Today, instead of having the traditional mangal, or barbeque with friends, we decided, together with those friends to take the mangal to an army base.
Several weeks ago a message was sent out to the Modi'in listserve (You know the type of internet list where people post things like: "If you're giving away your I-Pad for free, I'm looking for one". Or: "For sale: 20 year old couch that the dog only peed on once a day for 20,000 shekel" [just kidding!! The list has actually been very helpful to me]) Anyway the list posted a message from the organization Standing Together. This organization, run mostly by volunteers, is dedicated to showing the people who protect Israel, its soldiers, our appreciation for their hard work. With their truck and "hospitality trailer" volunteers visit IDF soldiers at their bases and offer support, gratitude, treats, hot and cold drinks etc. One of their biggest events is their Yom Ha'atzmaut barbeques, where they try to reach as many bases and soldiers as possible.
Understand something about Yom Ha'atzmaut in Israel. It is in my opinion the most celebrated holiday here. People go crazy getting ready for their mangal. Cows, sheep and chickens have nowhere to run, nowhere to hide this time of year. The supermarkets are busier than before Passover. (Trust me on that one, I stood on the line at Rami Levi day before yesterday). And most importantly, it is a time for families to come together.
I suppose that bringing barbeques to army bases on Independence Day is not something that many native Israelis do. Most of them have seen enough of army bases in their lifetimes and they have their families to celebrate with. For us, olim, immigrants, well, our friends are our families. So when Ahuva decided to organize things, well, Casa Baila was in.
Our young men and women get drafted here at age 18. This is the price we have to pay to remain strong, to defend our country and its right to exist. Some of these young men and women do get the day off for the holiday, but you just can't close down an army base for the day like you would a toy store. The day, one of the happiest of the year in this country, can be sad and depressing for soldiers who are away from their families and their own personal traditions.
And so off we went. Standing Together provided the meat and we provided the grills, charcoal, manpower. The pita (in Israel they don't do buns), chumus, tachina, salad, ketchup, mustard (yeah they don't do that either....), potatoe chips, drinks, paper goods and various desserts (Elianna's rice krispie treats were a big hit after being eyed suspiciously by those tough soldiers). We were four families who were friends from Modi'in, and we were joined by a lovely family from a nearby moshav.
We fed two shifts of soldiers, male and female, about 70 in all. Their average age was 19-20. The commander of the base was 24-years-old. They are young, strong, intelligent beautiful men and women.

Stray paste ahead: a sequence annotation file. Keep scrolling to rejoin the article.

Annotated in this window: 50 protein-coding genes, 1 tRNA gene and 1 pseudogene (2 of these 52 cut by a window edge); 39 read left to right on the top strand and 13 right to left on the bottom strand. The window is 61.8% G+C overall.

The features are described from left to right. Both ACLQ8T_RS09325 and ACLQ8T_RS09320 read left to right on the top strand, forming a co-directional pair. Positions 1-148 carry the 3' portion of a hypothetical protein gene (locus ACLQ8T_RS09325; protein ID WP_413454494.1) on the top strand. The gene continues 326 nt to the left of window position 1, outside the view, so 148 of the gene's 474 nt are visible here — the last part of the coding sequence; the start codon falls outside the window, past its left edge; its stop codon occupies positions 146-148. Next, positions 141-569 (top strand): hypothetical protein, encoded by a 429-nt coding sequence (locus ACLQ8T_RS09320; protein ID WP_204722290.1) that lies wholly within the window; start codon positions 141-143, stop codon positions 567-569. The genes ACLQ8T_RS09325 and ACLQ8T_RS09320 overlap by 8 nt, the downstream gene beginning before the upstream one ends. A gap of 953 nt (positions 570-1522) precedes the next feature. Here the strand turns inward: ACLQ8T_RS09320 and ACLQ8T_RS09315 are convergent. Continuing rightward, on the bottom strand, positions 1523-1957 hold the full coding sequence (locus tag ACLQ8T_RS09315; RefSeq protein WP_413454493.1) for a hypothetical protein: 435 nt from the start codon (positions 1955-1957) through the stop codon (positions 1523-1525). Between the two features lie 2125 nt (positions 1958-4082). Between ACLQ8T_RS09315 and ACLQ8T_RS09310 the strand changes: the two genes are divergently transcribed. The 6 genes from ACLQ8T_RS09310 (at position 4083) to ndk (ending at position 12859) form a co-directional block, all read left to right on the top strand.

I didn't think I would actually have conversations with the soldiers because it is hard for me to speak to strangers (nothing to do with the language, my Hebrew is good). But I did, mostly because they spoke to me. They were curious about why we made Aliya, about our kids and how they adapted, about what New York was like. And I asked them questions. About their work, about what their plans were when they would be done with the army. In speaking to one of the chayalot, she told me a bit about what she does. She's fairly new, been serving for about six months. She told me that the soldiers from this base work the nearby machsom--which is the checkpoint. Their job is to check both Israelis and Palestinians crossing through the checkpoint. She does this for 8 hours a day every day for two weeks and then gets two and a half days off. Sometimes she does 16 hour shifts (with a two hour break between). She misses her family terribly and even though the other soldiers in her unit have become like family, she told me she feels very lonely at times. She said that the most difficult part of her job was the relationship between the soldiers and residents of the area. "The Palestinians?" I asked, and she answered, "Actually both the Palestinians and the Jews". She told me that both have to pass through the checkpoint and both can be asked for ID for various reasons, and both can get angry about that.
At the end of the day, many of the soldiers came over to thank us. We made the day "שמח"--happy, and "חגיגי"--festive. Thank us???? The sacrifices that these young people make are astounding and they are thanking us for a couple of hamburgers and some Fanta. And rice krispie treats. I guess the treats makes us even.
I have a job to do, the soldier-girl told me and I will do it, and serve my country and protect the people in it as best as I can. But she said, "הלוואי שיום אחד לא יהיו מחסומים ויהיה שלום".
"How I hope and wish for the day when there are no checkpoints and there will be peace."
Me, too. And for the day our young men and women can spend our Yom Ha'atzmaut with their families at home, far, far away from any army bases.
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The Stuff That Lasts, Part Deux
6 years ago